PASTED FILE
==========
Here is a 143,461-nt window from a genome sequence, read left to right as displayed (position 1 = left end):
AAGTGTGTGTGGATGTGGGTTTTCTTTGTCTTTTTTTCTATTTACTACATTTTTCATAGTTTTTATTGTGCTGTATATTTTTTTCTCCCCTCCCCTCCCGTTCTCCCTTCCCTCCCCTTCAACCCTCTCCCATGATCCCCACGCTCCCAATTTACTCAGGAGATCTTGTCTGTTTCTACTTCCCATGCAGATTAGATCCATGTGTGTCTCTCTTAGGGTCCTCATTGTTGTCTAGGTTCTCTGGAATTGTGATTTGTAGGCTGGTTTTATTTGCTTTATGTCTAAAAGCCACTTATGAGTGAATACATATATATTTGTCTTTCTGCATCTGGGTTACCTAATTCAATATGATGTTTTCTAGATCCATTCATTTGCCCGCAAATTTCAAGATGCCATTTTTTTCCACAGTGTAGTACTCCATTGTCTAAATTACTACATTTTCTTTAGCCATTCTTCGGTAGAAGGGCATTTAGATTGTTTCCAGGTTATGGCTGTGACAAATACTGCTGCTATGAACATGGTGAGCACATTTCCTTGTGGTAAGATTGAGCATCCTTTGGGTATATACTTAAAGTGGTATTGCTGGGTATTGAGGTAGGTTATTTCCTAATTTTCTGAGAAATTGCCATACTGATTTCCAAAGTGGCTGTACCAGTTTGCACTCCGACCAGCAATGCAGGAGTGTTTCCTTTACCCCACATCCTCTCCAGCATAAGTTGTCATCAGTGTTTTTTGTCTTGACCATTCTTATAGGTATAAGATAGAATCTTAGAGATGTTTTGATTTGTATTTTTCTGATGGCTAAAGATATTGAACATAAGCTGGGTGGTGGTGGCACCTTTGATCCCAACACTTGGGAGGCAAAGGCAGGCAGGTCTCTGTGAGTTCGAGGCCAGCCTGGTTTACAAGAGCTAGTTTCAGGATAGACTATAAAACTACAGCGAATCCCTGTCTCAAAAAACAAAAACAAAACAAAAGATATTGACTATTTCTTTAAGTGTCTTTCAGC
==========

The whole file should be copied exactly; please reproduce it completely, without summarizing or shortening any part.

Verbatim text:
Here is a 143,461-nt window from a genome sequence, read left to right as displayed (position 1 = left end):
AAGTGTGTGTGGATGTGGGTTTTCTTTGTCTTTTTTTCTATTTACTACATTTTTCATAGTTTTTATTGTGCTGTATATTTTTTTCTCCCCTCCCCTCCCGTTCTCCCTTCCCTCCCCTTCAACCCTCTCCCATGATCCCCACGCTCCCAATTTACTCAGGAGATCTTGTCTGTTTCTACTTCCCATGCAGATTAGATCCATGTGTGTCTCTCTTAGGGTCCTCATTGTTGTCTAGGTTCTCTGGAATTGTGATTTGTAGGCTGGTTTTATTTGCTTTATGTCTAAAAGCCACTTATGAGTGAATACATATATATTTGTCTTTCTGCATCTGGGTTACCTAATTCAATATGATGTTTTCTAGATCCATTCATTTGCCCGCAAATTTCAAGATGCCATTTTTTTCCACAGTGTAGTACTCCATTGTCTAAATTACTACATTTTCTTTAGCCATTCTTCGGTAGAAGGGCATTTAGATTGTTTCCAGGTTATGGCTGTGACAAATACTGCTGCTATGAACATGGTGAGCACATTTCCTTGTGGTAAGATTGAGCATCCTTTGGGTATATACTTAAAGTGGTATTGCTGGGTATTGAGGTAGGTTATTTCCTAATTTTCTGAGAAATTGCCATACTGATTTCCAAAGTGGCTGTACCAGTTTGCACTCCGACCAGCAATGCAGGAGTGTTTCCTTTACCCCACATCCTCTCCAGCATAAGTTGTCATCAGTGTTTTTTGTCTTGACCATTCTTATAGGTATAAGATAGAATCTTAGAGATGTTTTGATTTGTATTTTTCTGATGGCTAAAGATATTGAACATAAGCTGGGTGGTGGTGGCACCTTTGATCCCAACACTTGGGAGGCAAAGGCAGGCAGGTCTCTGTGAGTTCGAGGCCAGCCTGGTTTACAAGAGCTAGTTTCAGGATAGACTATAAAACTACAGCGAATCCCTGTCTCAAAAAACAAAAACAAAACAAAAGATATTGACTATTTCTTTAAGTGTCTTTCAGC